Los Angeles Lakers: 6 reasons why Kobe Bryant was wrong about winning 12 rings

(Photo by Brian Rothmuller/Icon Sportswire via Getty Images)
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Los Angeles Lakers
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Dr. Jerry Buss had a choice on who was going to get the max deal. His choice was Kobe Bryant, not Shaq.

The most devastating era of the turn of the century does not belong to the Golden State Warriors. It belongs to the Los Angeles Lakers, led by the player many believe is the strongest force in NBA history, Shaquille O’Neal.

That era ended with a trade demand from the big man. On July 14, 2004, the Los Angeles Lakers obliged him and traded O’Neal to the Miami Heat.

In O’Neal’s eight seasons wearing the purple and gold, he was named an All-Star seven times while reaching the NBA Finals four times, winning three championships, three Finals MVPs, and one regular-season MVP.

With a resume like that, it was no wonder why O’Neal wanted more money than the Lakers.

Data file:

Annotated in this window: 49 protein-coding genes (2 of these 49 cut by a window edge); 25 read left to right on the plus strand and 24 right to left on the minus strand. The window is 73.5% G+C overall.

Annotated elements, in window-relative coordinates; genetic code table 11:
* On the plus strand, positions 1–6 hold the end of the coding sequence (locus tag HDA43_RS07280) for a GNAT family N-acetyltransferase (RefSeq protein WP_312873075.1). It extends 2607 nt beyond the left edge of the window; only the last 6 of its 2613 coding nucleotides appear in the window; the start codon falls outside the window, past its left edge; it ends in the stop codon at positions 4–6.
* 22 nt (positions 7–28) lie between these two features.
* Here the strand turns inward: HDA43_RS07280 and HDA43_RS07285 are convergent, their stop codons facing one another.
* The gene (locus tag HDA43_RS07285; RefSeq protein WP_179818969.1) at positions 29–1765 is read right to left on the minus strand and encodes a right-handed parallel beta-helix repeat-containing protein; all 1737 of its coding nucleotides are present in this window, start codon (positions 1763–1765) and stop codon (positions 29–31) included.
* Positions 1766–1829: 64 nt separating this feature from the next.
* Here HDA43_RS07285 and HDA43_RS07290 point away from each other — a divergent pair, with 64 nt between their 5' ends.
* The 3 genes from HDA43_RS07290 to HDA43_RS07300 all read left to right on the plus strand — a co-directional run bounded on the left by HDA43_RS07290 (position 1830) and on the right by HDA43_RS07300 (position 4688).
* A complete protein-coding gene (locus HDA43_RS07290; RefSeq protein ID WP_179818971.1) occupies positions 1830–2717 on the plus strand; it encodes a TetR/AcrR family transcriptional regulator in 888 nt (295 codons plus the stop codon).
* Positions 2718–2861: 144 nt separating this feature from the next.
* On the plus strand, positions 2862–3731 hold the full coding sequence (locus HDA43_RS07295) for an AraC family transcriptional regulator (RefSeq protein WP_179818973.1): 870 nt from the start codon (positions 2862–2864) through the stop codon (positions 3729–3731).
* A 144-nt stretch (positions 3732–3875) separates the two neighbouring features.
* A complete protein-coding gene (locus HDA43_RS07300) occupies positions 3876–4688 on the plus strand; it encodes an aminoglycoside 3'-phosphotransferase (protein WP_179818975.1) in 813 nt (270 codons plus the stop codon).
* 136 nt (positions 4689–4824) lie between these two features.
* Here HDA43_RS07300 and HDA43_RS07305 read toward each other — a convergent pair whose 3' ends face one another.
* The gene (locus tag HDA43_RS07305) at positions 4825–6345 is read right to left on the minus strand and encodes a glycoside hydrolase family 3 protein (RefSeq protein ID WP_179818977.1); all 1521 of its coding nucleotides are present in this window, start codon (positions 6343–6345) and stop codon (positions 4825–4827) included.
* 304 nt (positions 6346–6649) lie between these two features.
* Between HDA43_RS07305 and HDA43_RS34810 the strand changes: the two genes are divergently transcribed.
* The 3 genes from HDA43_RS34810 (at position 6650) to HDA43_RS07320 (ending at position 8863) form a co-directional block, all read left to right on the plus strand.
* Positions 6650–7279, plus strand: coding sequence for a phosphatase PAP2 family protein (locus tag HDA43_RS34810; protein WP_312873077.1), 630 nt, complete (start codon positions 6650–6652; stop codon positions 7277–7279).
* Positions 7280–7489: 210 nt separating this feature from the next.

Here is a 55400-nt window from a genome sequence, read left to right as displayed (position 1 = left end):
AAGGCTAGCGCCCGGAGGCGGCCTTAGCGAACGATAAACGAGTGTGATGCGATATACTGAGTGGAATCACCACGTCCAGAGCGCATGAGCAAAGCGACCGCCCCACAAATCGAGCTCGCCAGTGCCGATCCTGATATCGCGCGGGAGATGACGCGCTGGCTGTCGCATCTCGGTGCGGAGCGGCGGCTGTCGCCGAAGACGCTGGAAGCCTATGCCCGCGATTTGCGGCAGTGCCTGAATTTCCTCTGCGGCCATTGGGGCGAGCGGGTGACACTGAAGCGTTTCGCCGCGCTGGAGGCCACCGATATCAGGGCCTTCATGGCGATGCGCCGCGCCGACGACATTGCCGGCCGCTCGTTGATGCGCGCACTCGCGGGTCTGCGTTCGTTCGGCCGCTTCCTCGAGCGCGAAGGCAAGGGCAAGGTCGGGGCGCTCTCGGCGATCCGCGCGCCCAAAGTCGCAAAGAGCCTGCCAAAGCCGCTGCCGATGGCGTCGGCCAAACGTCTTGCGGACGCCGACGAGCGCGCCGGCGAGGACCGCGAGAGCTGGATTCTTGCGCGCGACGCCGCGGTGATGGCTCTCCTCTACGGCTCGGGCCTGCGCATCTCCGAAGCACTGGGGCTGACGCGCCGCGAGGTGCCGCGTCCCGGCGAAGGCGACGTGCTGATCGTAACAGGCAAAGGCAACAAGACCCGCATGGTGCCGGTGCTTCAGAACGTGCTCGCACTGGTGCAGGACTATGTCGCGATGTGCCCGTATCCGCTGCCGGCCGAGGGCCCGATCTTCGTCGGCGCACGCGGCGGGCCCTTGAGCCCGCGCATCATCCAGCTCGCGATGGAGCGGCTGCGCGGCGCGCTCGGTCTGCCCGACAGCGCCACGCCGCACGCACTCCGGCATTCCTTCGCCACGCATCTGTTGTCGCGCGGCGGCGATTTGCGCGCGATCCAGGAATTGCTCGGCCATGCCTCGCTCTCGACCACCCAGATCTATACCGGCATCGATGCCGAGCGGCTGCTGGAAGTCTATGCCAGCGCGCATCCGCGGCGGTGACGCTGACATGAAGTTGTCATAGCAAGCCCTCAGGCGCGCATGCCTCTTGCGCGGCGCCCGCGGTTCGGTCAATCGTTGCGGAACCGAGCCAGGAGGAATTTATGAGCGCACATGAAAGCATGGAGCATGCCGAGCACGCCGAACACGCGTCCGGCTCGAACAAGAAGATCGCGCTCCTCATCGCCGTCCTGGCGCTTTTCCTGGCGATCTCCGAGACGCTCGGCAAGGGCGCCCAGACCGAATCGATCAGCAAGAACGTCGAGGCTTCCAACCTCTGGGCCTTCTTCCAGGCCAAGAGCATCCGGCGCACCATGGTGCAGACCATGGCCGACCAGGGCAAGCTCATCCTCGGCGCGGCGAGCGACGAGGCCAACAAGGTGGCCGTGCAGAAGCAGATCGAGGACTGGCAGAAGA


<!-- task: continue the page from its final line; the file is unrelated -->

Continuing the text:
He destroyed Rik Smits and Austin Croshere (Remember him?) to lead the Lakers to their first title since the Magic Johnson, James Worthy led Showtime Lakers in 1987-88.

The next year against the Sixers after Allen Iverson woke the Lakers up after shocking them in Game 1, O’Neal proceeded to place Dikembe Mutombo under the rim on numerous occasions and dunk on him.

Finally, Mutumbo came back for a rematch with the New Jersey Nets. It didn’t matter because O’Neal was even more dominant even with Kenyon Martin on the backline to provide help.

But, by the time the Pistons ended the championship run, it was plain that Kobe and Shaq could no longer co-exist. Dr. Buss, being the NBA visionary that he was knew that if he locked up O’Neal, Kobe Bryant would possibly leave. Dr. Buss wasn’t having it.

He chose the younger, hard-working guard over the often out of shape aging big man who believed in the personal policy of “getting hurt and recovering on company time”. 

The Lakers collected pieces that directly and indirectly helped the franchise’s future in the deal as they acquired Lamar Odom, Caron Butler, Brian Grant and a future first-round pick, who turned into Jordan Farmar. Caron Butler was traded later for Kwame Brown, who was flipped for Pau Gasol.

The Lakers sent Shaq where he wanted to go in Miami, where he teamed up with a young Dwyane Wade to collect his last championship in 2006.